It is not clear whether the Plaintiff was also attempting to state a claim pursuant to the Americans with Disabilities Act (herein ADA). The Plaintiff alleges that he repeatedly asked to be transferred to an "ADA. approved facility," but his requests were denied. (Comp., p. 5) Congress enacted the ADA "to provide a clear and comprehensive national mandate for the elimination of discrimination against individuals with disabilities." 42 U.S.C. §12101(b)(1). The Supreme Court has held that Title II of the ADA applies to prisoners in state correctional facilities. Pennsylvania Dept. of Corrections v Yeskey, 524 U.S. 206 (1998). The statute states that "no qualified individual with a disability shall, by reason of such disability, be excluded from participation in or be denied the benefits of the services, programs or activities of a public entity, or be subjected to discrimination by such entity." 42 U.S.C.§12132.

The Plaintiff has not clearly articulated this claim. The Plaintiff does not state that he is a "qualified individual" under the ADA. Id. The Plaintiff makes no reference to any specific disability in the body of his complaint. (Comp., p. 1-6). In the attachments to the Plaintiff's complaint, the Plaintiff states that one leg is shorter than the other. The attachments also show the Plaintiff has received a lower bunk request and a crutch. Furthermore, the Plaintiff no longer resides at Pontiac Correctional Center. The Plaintiff has not clearly articulated a claim pursuant to the Americans with Disabilities Act based on his complaint.

Finally, the Plaintiff has filed a motion for appointment of counsel simply stating that he is unable to afford an attorney. [d/e3] The Plaintiff has no constitutional or statutory right to appointment of counsel in this case. In considering the Plaintiff's motion, the court asks: "(1) has the indigent plaintiff made a reasonable attempt to obtain counsel or been effectively precluded from doing so; and if so, (2) given the difficulty of the case, does the plaintiff appear competent to litigate it himself?" Pruitt v. Mote, 503 F.3d 647, 654-55 (7th Cir. 2007), citing Farmer v. Haas, 990 F.2d 319, 322 (7th Cir.1993). The Plaintiff has not demonstrated that he has made any attempt to find counsel on his own. He has not named any specific individuals he has attempted to contact, nor has he provided copies of letters he has sent or received in his attempt to find counsel. The motion is denied. [d/e 3]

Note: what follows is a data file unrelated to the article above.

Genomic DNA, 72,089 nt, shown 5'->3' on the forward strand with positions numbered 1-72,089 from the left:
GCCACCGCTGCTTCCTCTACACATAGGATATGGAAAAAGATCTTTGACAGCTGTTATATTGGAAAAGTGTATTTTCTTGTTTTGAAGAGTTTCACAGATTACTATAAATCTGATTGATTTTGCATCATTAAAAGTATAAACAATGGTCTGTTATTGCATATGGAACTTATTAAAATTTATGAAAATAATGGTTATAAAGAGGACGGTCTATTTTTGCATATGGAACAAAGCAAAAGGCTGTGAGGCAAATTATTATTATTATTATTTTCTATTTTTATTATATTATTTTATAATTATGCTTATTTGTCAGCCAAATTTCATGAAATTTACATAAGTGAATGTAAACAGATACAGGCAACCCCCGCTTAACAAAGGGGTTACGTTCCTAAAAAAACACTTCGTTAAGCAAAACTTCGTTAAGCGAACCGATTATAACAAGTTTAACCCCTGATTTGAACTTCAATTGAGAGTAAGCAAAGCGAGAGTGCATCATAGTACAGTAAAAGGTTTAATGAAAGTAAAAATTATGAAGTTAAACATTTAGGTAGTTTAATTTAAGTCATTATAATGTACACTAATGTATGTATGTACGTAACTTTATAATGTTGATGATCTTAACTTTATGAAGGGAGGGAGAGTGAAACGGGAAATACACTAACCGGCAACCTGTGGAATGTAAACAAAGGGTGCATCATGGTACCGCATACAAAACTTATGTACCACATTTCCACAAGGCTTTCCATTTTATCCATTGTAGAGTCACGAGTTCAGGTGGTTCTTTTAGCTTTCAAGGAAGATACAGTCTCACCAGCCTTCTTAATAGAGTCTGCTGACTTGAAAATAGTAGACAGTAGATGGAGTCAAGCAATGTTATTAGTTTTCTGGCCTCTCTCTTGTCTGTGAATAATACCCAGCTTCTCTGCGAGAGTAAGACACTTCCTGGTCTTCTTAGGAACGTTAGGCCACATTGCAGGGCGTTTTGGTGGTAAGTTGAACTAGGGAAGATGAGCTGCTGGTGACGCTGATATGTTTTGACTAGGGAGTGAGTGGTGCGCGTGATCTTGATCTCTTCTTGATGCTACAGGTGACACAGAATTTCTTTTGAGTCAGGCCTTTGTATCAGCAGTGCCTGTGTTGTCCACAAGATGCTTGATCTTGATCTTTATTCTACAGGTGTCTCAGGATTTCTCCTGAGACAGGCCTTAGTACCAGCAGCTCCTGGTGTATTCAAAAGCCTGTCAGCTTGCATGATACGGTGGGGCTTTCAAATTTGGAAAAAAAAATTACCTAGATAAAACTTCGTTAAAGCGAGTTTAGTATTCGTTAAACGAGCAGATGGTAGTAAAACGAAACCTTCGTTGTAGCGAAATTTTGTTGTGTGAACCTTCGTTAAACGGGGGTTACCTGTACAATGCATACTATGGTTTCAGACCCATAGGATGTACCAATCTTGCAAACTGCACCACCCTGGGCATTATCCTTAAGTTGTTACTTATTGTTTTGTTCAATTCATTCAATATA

1) Pursuant to its merit review of the complaint under 28 U.S.C. Section 1915A, the court finds that the complaint states the following federal claim: the Plaintiff alleges that the Defendants were deliberately indifferent to his serious medical condition when they refused him medical care after he fell in the shower on two occasions. The claim is against the Defendants in their individual capacities only.

2) All other claims based on federal law, other than those set forth in paragraph one above, are dismissed for failure to state a claim pursuant to 28 U.S.C. Section 1915A.

3) This case shall proceed solely on those federal claims identified in paragraph one above. Any claims not set forth in paragraph one above shall not be included in the case, except in the court's discretion on motion by a party for good cause shown, or ...